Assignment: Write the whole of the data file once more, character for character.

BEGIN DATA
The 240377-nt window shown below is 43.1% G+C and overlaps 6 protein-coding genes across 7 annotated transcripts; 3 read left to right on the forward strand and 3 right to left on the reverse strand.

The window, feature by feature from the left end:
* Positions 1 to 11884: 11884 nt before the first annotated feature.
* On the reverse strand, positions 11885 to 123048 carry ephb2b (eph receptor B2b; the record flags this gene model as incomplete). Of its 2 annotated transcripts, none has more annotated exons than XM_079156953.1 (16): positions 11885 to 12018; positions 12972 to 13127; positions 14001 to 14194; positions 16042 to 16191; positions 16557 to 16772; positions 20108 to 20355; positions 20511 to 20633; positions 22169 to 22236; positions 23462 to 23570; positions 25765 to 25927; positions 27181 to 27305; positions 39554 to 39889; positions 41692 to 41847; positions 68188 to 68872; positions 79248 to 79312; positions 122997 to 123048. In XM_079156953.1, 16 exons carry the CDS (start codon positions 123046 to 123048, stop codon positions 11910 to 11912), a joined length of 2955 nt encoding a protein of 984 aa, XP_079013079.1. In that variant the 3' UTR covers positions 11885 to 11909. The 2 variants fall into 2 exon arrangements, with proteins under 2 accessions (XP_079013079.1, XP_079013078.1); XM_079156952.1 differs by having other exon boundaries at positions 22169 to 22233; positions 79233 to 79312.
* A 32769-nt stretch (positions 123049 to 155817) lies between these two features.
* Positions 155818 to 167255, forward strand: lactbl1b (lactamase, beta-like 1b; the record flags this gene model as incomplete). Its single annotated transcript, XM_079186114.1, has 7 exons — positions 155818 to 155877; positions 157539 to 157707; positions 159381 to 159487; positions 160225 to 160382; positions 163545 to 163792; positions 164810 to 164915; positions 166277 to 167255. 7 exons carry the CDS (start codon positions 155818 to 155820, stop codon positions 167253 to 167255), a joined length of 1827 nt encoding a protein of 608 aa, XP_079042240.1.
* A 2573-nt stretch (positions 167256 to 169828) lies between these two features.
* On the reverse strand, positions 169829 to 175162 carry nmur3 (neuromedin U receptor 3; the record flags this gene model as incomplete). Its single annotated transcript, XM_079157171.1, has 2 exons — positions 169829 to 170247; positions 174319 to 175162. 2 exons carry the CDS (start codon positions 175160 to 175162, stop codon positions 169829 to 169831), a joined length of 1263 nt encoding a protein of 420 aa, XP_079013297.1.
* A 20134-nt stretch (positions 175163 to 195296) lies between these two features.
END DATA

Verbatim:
The 240377-nt window shown below is 43.1% G+C and overlaps 6 protein-coding genes across 7 annotated transcripts; 3 read left to right on the forward strand and 3 right to left on the reverse strand.

The window, feature by feature from the left end:
* Positions 1 to 11884: 11884 nt before the first annotated feature.
* On the reverse strand, positions 11885 to 123048 carry ephb2b (eph receptor B2b; the record flags this gene model as incomplete). Of its 2 annotated transcripts, none has more annotated exons than XM_079156953.1 (16): positions 11885 to 12018; positions 12972 to 13127; positions 14001 to 14194; positions 16042 to 16191; positions 16557 to 16772; positions 20108 to 20355; positions 20511 to 20633; positions 22169 to 22236; positions 23462 to 23570; positions 25765 to 25927; positions 27181 to 27305; positions 39554 to 39889; positions 41692 to 41847; positions 68188 to 68872; positions 79248 to 79312; positions 122997 to 123048. In XM_079156953.1, 16 exons carry the CDS (start codon positions 123046 to 123048, stop codon positions 11910 to 11912), a joined length of 2955 nt encoding a protein of 984 aa, XP_079013079.1. In that variant the 3' UTR covers positions 11885 to 11909. The 2 variants fall into 2 exon arrangements, with proteins under 2 accessions (XP_079013079.1, XP_079013078.1); XM_079156952.1 differs by having other exon boundaries at positions 22169 to 22233; positions 79233 to 79312.
* A 32769-nt stretch (positions 123049 to 155817) lies between these two features.
* Positions 155818 to 167255, forward strand: lactbl1b (lactamase, beta-like 1b; the record flags this gene model as incomplete). Its single annotated transcript, XM_079186114.1, has 7 exons — positions 155818 to 155877; positions 157539 to 157707; positions 159381 to 159487; positions 160225 to 160382; positions 163545 to 163792; positions 164810 to 164915; positions 166277 to 167255. 7 exons carry the CDS (start codon positions 155818 to 155820, stop codon positions 167253 to 167255), a joined length of 1827 nt encoding a protein of 608 aa, XP_079042240.1.
* A 2573-nt stretch (positions 167256 to 169828) lies between these two features.
* On the reverse strand, positions 169829 to 175162 carry nmur3 (neuromedin U receptor 3; the record flags this gene model as incomplete). Its single annotated transcript, XM_079157171.1, has 2 exons — positions 169829 to 170247; positions 174319 to 175162. 2 exons carry the CDS (start codon positions 175160 to 175162, stop codon positions 169829 to 169831), a joined length of 1263 nt encoding a protein of 420 aa, XP_079013297.1.
* A 20134-nt stretch (positions 175163 to 195296) lies between these two features.